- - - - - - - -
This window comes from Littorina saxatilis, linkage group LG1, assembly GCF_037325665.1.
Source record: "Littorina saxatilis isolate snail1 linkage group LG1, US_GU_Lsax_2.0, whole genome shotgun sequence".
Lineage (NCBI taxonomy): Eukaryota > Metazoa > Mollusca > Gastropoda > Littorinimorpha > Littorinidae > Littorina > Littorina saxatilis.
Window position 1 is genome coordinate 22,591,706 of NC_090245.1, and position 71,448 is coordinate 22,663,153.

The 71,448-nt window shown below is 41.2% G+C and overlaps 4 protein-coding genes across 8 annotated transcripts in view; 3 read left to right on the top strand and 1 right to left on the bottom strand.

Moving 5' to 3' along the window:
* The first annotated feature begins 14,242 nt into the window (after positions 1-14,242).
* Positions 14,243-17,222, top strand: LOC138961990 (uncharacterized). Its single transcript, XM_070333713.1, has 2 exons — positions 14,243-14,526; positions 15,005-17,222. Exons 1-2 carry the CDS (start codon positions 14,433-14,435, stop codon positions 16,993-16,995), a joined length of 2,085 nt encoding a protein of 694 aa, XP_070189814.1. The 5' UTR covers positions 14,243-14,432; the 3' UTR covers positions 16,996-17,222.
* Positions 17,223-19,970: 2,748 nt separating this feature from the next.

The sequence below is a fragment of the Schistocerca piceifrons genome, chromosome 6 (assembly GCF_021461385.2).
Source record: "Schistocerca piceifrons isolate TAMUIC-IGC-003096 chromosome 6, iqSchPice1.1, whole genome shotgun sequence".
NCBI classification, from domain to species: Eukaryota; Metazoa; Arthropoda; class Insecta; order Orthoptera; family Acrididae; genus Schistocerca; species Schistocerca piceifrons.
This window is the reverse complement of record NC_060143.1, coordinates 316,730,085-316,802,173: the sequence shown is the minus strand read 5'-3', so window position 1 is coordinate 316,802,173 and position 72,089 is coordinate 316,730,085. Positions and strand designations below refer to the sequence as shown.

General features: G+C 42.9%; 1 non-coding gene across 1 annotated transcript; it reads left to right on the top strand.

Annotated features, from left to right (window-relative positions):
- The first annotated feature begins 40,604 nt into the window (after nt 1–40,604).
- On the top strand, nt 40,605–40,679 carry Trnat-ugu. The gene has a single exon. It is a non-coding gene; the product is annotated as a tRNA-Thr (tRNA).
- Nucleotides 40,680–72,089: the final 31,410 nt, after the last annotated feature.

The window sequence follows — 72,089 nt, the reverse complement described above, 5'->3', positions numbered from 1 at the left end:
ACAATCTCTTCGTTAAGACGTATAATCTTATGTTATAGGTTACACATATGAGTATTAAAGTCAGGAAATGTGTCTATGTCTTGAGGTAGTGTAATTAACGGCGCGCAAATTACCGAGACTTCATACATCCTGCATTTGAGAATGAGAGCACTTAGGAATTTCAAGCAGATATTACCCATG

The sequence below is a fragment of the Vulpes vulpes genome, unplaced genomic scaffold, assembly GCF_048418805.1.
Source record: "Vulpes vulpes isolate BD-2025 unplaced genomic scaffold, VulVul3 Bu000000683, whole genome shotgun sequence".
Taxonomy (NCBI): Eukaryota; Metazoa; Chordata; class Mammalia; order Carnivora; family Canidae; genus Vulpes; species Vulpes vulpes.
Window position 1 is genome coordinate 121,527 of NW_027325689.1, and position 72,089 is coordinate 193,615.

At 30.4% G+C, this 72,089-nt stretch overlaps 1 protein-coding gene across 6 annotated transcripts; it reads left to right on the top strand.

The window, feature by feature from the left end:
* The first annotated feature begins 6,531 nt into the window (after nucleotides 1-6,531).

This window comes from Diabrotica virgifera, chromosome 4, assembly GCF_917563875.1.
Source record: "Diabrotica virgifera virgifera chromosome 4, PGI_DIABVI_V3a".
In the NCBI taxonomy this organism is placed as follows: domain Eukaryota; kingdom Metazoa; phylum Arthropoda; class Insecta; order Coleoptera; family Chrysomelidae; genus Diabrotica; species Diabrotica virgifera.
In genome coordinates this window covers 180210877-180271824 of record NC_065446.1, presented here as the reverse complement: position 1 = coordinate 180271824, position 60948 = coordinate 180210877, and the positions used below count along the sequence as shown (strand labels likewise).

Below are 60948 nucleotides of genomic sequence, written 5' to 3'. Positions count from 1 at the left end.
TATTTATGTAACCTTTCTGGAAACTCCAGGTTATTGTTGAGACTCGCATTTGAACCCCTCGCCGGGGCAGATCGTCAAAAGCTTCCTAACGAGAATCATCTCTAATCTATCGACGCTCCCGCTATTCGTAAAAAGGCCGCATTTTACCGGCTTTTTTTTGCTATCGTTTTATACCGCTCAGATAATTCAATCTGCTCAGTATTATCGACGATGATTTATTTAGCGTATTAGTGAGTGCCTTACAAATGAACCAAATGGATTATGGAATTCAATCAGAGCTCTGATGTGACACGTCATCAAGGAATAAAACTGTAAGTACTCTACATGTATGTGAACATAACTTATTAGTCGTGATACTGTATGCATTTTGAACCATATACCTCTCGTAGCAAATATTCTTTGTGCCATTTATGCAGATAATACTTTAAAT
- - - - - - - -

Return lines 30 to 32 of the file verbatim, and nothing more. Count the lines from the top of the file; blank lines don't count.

In the NCBI taxonomy this organism is placed as follows: domain Eukaryota; kingdom Metazoa; phylum Arthropoda; class Insecta; order Coleoptera; family Chrysomelidae; genus Diabrotica; species Diabrotica virgifera.
In genome coordinates this window covers 180210877-180271824 of record NC_065446.1, presented here as the reverse complement: position 1 = coordinate 180271824, position 60948 = coordinate 180210877, and the positions used below count along the sequence as shown (strand labels likewise).

Below are 60948 nucleotides of genomic sequence, written 5' to 3'. Positions count from 1 at the left end.